MagicJack Feeling the Short Sellers Now as Stock PlungesGabrielle Coppola
When Tim McDonald, the chief operating officer of MagicJack VocalTec Ltd., talks about the challenge of transforming his voice-over-Internet technology company, he likes to compare himself to Nik Wallenda, the daredevil who crossed Niagara Falls on a tightrope.
“Every single day we’re focused on crossing that high wire to get to the other side,” McDonald said in a May 23 interview at Bloomberg headquarters in New York. “What we see on the other side is a growth market.”
Investors aren’t convinced. MagicJack’s shares sank 18 percent in May, the biggest drop in 16 months, while short interest in the stock is still more than five times the average of companies on the Nasdaq Composite Index. McDonald and chief executive officer Gerald Vento are betting a revamp of MagicJack’s mobile application will allow it to benefit from the same business model of free communication services offered by WhatsApp Inc., which Facebook Inc. bought for $19 billion.
“People think that their growth and margins are unsustainable even as management has rolled out new initiatives that have produced some fair results,” Yousef Abbasi, a market strategist at JonesTrading Institutional Services LLC in New York, said in an e-mail. “There’s high competition and innovation, and the management team has to keep up with that.”
MagicJack, with headquarters in Netanya, Israel and West Palm Beach, Florida, is changing its pricing and marketing strategy to more tightly link the use of its MagicJack device and mobile app. It’s also working with retailers including Wal-Mart Stores Inc. for a June push to unveil the changes. The goal, according to McDonald, is to market MagicJack as a provider of cheap mobile number and voice services, instead of a “gadget business.”
Revenue declined 4 percent in the first quarter to $35.3 million, while the number of device subscribers fell 2 percent from the prior quarter, the company said on a May 12 conference call with analysts.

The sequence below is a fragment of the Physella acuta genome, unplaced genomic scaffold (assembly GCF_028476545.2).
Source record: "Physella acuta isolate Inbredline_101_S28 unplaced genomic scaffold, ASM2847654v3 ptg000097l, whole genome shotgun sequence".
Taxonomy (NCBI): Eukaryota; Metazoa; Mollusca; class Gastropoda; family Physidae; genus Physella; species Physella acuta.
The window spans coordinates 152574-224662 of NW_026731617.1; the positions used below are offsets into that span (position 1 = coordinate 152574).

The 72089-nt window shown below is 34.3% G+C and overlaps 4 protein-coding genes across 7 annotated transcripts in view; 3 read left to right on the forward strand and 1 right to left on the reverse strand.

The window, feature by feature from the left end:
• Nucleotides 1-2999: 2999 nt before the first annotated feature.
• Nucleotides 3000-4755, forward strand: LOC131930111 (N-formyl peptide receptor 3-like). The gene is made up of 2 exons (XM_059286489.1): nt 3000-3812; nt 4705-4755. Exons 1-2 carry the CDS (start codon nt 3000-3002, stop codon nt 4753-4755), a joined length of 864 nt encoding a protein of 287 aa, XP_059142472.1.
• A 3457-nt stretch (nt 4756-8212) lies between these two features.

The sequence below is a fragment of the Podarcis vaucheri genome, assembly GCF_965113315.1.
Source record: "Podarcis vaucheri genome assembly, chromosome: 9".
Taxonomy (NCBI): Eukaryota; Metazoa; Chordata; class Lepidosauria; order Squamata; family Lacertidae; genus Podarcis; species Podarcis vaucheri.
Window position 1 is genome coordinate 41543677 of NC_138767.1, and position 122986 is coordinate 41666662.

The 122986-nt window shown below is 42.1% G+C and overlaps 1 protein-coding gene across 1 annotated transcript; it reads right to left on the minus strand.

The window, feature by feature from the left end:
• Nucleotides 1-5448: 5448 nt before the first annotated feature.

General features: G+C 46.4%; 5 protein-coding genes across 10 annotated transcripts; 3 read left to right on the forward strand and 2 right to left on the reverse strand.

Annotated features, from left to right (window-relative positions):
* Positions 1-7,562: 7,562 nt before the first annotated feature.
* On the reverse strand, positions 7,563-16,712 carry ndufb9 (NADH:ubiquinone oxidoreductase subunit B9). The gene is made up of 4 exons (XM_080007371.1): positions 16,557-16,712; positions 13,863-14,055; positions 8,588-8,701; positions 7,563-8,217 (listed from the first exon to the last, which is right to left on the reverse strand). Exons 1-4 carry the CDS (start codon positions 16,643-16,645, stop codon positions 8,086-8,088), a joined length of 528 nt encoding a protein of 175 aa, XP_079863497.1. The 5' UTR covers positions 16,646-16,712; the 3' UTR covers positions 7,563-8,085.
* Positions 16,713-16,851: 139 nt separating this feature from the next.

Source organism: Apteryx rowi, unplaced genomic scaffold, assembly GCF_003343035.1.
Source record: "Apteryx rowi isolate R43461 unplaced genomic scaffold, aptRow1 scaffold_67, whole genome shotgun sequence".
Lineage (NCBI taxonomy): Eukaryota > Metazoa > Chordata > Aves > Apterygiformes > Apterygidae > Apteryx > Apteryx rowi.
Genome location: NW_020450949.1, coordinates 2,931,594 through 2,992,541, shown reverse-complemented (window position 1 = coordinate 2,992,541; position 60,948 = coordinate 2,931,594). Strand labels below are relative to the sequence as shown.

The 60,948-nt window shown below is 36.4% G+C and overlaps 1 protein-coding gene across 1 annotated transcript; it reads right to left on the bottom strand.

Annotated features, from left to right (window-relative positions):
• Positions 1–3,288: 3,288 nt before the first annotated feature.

The dip in sales helped drive last month’s stock rout, which was the worst on the Bloomberg index of the largest New York-traded Israeli companies. The company, which burned short-sellers with a 78 percent rally in the first three months of the year, has dropped 31 percent this quarter. Israel’s benchmark TA-25 index gained 0.3 percent in Tel Aviv today.
The company’s earnings results in the first half of the year won’t reflect the kind of growth MagicJack is aiming for with its strategy shift, according to McDonald.
“We’re changing the value proposition of the company, and that value proposition and that new offer is yet to be tested in the marketplace,” he said.
While short sellers are paring back their positions, the amount of stock borrowed to profit from declines represents about 16 percent of shares outstanding, compared with an average of 3 percent on the Nasdaq Composite Index. That’s down from a record 22 percent of shares outstanding on May 16, according to Markit, a London-based provider of financial information.
McDonald likens his task of transforming MagicJack’s business model while contending with short-sellers to a high-wire walker getting hit by fire hoses.
“The guys with the fire hoses trying to spray Nik Wallenda off of the tightrope, they see the gadget business, and they say the gadget business is dying,” he said. “What we’re seeing on the other side is, no, we have a service business, which sells numbers and voice services, at home and on the go.”
MagicJack’s monthly active unique app users increased to 3.5 million in the first quarter, from 3.3 million at the end of 2013, according to the May 12 conference call with investors. The company expects to generate app-only revenue in the second half of 2014. McDonald stresses his app is different because it enables calls to any phone line, not just between users of the same app.
Even if management is successful in changing the business model, competition from other mobile apps like WhatsApp, Rakuten Inc.’s Viber Internet messaging system or Apple Inc.’s FaceTime video-chatting service still spur investor skepticism, Abbasi said.
“Investors see the business as a lot more commoditized,” he said. “Why not use Viber on your cell phone, or FaceTime for voice over the Internet? All of those are free.”